Silvanus was a co-salute in the letter to the Thessalonians.
Let’s start with the second and third Greek words in Thes 1:1:
“Kai“ – καί (kahee) = And, Even, Also, But, (Coordinating Conjunction) = “And” or “Or”
Coordinating Paul with the next addressee. This shows that Paul is placing Silas and Timothy on par with him in the writing of this letter, even though Paul originated the letter.
“Silvanus” – (noun; nominative, masculine, singular)
“Silvanus” is a Latin (Roman) name derived from the Latin word “silva” meaning, “wood.”
Silas is the Grecized version which implies he was a Hellenistic Jew.
Silas like Paul was a Roman citizen with Civitus privileges, Acts 16:37.
His name most likely stems from the Aramaic name Sheila.
(Saul) Silas was a Hebrew, for only a Hebrew would have been a leading man among the Brethren at Jerusalem, Acts 15:22.
His double character, Hebrew and Roman, was in itself a qualification for a coworker of Paul.
Silas had the gift of prophecy and spoke Biblical truth to the church at Antioch, Acts 15:32.
“Prophet” = One who is divinely inspired through a direct prompting of the Holy Spirit, to communicate God’s will to His people as the human instrument thereof, and to disclose the future to them.
The prophets frequently appeared in the role of:
- Social and political reformers, (Codex 1, 2, 3 of Israel).
- Stirring preachers of righteousness, (John the Baptist).
- Revivalists, (Jonah).
- Announcers of the will of God, (Moses to Pharaoh).
- Callers for complete obedience, (Moses and the Brazen Serpent).
- Predictors of judgment or blessing, (John on the Judgment Seat of Christ).
Scripture presents prediction as a manifestation of God’s power glorifying:
- His Person, (the Tabernacle).
- Exalting His redemptive work in Christ, (John the Baptist).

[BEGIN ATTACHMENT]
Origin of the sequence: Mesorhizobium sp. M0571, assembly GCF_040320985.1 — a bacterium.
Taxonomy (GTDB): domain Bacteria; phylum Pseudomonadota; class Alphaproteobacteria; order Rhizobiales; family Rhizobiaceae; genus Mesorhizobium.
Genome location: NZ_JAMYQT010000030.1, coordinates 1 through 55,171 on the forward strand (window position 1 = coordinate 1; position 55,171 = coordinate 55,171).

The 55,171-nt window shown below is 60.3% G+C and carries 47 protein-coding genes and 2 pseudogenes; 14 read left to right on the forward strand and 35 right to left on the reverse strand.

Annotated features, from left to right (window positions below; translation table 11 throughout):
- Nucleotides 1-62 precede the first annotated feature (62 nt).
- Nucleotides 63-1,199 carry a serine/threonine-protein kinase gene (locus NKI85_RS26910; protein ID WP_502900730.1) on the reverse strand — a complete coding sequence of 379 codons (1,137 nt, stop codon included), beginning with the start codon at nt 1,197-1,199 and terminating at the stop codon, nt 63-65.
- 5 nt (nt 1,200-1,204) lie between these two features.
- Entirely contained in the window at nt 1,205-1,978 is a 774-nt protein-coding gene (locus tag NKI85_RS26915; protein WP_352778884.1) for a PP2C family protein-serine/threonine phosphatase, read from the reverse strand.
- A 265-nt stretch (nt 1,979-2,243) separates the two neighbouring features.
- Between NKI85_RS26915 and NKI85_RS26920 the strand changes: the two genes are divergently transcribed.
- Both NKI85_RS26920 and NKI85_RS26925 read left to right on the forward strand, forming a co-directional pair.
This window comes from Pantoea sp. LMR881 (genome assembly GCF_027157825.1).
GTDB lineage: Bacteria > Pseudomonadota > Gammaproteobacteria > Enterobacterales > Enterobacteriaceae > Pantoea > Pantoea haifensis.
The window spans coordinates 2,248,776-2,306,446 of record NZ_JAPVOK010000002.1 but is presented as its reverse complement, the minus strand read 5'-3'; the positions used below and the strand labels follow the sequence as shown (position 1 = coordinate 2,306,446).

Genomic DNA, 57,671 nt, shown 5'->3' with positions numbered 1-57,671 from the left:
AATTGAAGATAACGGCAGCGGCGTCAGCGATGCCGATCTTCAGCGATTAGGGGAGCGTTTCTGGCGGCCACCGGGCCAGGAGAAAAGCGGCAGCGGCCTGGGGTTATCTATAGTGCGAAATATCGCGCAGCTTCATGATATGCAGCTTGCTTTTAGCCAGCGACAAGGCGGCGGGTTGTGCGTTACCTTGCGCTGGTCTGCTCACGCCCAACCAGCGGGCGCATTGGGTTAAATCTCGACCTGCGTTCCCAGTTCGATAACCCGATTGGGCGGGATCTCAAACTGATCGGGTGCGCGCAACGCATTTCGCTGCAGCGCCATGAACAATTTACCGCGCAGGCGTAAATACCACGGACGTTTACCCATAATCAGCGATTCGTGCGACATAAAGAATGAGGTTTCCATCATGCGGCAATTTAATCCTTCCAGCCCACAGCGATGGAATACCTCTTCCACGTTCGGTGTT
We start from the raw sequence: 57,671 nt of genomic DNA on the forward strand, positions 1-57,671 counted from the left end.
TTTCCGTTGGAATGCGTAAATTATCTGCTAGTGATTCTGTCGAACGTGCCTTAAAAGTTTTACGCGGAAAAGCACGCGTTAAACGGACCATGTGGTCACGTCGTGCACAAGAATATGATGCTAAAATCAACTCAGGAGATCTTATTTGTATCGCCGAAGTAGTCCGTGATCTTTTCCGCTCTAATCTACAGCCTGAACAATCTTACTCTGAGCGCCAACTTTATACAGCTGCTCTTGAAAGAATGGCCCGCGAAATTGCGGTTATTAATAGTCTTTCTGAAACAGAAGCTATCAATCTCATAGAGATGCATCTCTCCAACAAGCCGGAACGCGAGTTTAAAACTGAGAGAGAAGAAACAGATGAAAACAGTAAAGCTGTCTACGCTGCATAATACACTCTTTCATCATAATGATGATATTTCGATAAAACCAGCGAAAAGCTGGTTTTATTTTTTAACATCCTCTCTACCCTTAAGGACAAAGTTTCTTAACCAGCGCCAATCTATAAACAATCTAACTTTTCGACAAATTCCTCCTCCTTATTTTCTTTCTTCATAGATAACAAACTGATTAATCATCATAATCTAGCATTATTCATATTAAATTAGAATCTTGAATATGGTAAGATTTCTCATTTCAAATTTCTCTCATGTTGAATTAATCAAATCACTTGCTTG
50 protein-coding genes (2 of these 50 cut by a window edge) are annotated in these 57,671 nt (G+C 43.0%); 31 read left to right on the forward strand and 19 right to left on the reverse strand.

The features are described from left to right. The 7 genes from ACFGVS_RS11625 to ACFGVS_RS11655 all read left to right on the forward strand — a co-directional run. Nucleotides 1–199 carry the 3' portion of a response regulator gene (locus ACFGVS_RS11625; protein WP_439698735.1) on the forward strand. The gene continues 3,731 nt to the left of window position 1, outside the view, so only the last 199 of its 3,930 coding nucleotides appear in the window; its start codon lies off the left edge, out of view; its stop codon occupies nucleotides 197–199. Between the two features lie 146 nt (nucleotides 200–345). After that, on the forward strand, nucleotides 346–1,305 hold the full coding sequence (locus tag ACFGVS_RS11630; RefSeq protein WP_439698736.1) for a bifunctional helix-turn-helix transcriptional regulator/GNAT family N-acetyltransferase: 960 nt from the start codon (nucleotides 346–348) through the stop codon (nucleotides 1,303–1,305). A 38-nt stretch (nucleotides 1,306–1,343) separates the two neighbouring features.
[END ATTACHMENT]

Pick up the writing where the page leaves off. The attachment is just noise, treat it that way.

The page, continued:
- Setting forth the Divine character of His revealed Word, (Paul’s epistles and letters).
The Bible also clearly states that Prophecy will cease when the permanent indwelling of the Holy Spirit arrives along with the completed Canon of Scripture.
John 16:13, “But when He, the Spirit of truth, comes, He will guide you into all the truth; for He will not speak on His own initiative, but whatever He hears, He will speak; and He will disclose to you what is to come.”
1Cor. 14:3, “But one who prophesies speaks to men for edification and exhortation and consolation.”
Acts 15:22-34, Silas was sent to Paul in Antioch from Jerusalem to deliver a letter from the church in Jerusalem providing exhortation and the decrees of the Jewish council regarding certain conduct.
Paul then asked Silas if he could join him on his missionary work and become his companion, Acts 15:40, 41; 2 Cor 1:19; 1 Thess 1:1; 2 Thess 1:1.
The choice of Silas was due to his special fitness for the work, which Paul recognized during his ministry at Antioch. He had shown tact and sympathy in managing the questions arising from the relations of the Gentile Christians to the Jews. His positive volition toward the teaching of Christ had been shown when he preferred to remain with Paul and the congregation in Antioch, when he could have freely returned to Jerusalem.
During their mission, Silas shared in Paul’s many persecutions, including imprisonment in Philippi, Acts 16:19-40.
The Roman side of his character gave way to narrow escape from Judaistic prejudice and more severe persecutions. Silas, Paul, and Timothy were driven from Thessalonica by jealous Jews and a mob which the Jews aroused, Acts 17:4-10.
Paul left Silas at Berea to continue to edify the church. Paul had to leave because the Judaizers from Thessalonica had followed them to Berea, Acts 17:14.
Silas rejoined Paul at Corinth where Paul wrote the letters to the Thessalonians, Acts 17:15; 18:5.
After his missionary work with Paul, Silas return to Jerusalem and later assisted Peter, including delivery of Peter’s epistle from Rome to Asia Minor, (i.e. Pontius, Galatia, Cappadocia, Asia, and Bithynia), 1 Peter 5:12.